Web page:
NSX 6.3 for vSphere is a major version upgrade that includes new security, platform and compliance features, as...
well as operations enhancements, such as an updated troubleshooting dashboard and security tagging. Although version 6.3 was the biggest NSX-related release of 2017, it wasn't the only one; within the past year, VMware has released four other minor NSX upgrades. Let's take a quick look at what each of these VMware NSX upgrades includes.
It goes without saying that you should check to see whether your current NSX version is compatible with the upgrade package you want to install before you proceed with any upgrade. You should also verify whether your version of ESXi is compatible with the NSX version to which you intend to upgrade. Each new release of NSX includes updated VMkernel modules, which you need to update on your hosts. VMware provides helpful interoperability matrices to help determine compatibility.
NSX 6.3.1 and 6.3.4, both released in October 2017, are bug-fix releases. If you've experienced any of the issues mentioned in the release notes for either NSX 6.3.1 or 6.3.4 -- such as UI problems on macOS in Firefox and Safari, resolved in 6.3.4 -- you would be wise to upgrade to these versions. NSX 6.3.2 and 6.3.3 also include bugs fixes, but these VMware NSX upgrades include significant improvements, as well.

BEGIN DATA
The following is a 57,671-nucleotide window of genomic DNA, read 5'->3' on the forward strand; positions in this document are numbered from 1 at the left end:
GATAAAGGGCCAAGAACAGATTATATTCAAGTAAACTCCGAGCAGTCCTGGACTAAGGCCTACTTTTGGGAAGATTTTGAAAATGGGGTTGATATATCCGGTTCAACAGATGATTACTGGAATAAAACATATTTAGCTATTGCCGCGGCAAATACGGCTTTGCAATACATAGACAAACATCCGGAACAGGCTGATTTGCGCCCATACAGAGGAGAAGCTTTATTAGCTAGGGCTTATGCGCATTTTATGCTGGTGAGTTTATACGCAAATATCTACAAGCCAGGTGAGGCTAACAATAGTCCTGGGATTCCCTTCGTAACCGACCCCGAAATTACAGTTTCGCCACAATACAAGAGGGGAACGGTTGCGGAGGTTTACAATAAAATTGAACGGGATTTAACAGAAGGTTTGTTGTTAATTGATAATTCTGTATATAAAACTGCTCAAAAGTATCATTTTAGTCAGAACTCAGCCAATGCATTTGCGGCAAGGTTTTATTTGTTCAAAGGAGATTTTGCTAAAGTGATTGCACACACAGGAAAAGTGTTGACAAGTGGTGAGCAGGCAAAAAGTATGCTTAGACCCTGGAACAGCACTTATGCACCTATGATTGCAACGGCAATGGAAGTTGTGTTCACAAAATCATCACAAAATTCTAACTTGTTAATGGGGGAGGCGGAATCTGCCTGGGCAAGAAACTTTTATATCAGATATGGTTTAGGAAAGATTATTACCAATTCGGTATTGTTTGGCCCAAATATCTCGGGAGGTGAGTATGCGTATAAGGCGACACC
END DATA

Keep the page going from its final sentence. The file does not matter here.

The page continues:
VMware NSX upgrades add new features and support
Previously included as a tech preview in NSX 6.3.0, NSX 6.3.2 now fully supports Controller Disconnected Operation (CDO) mode. This feature adds a new logical switch, which your hosts and the NSX controller nodes use to exchange VXLAN Tunnel Endpoint information that allows the hosts to continue to exchange networking information when they lose connection to the controller cluster. CDO mode is enabled at the transport zone level and creates a new logical switch with a designated VXLAN identifier.
NSX version 6.3 also changes the controller nodes' OS to the Photon Linux distribution. This distribution, developed by VMware, is at the heart of an increasing number of appliances. For example, the vCenter Appliance versions 6.5 and forward also use the Photon Linux OS. The implication with this upgrade is it deletes controller nodes and replaces them with new ones. This occurs on a rolling basis, and the newly deployed VMs use the same IP address as the original controllers, so there's no downtime involved in the process. You should, however, make sure all three controllers are online when you start the upgrade.
NSX 6.3.3 adds support for Guest Introspection in Windows Server 2016, a new API that allows you to receive all unresolved alarms from NSX Manager. You can typically only see these alarms in the dashboard, but this API allows you to read this data with a REST-enabled client, such as vRealize Orchestrator, and take action. Since some modules in version 6.3.3 are no longer compliant with Federal Information Processing Standards, U.S. government customers should be careful to review release notes to see whether this will affect their environment.
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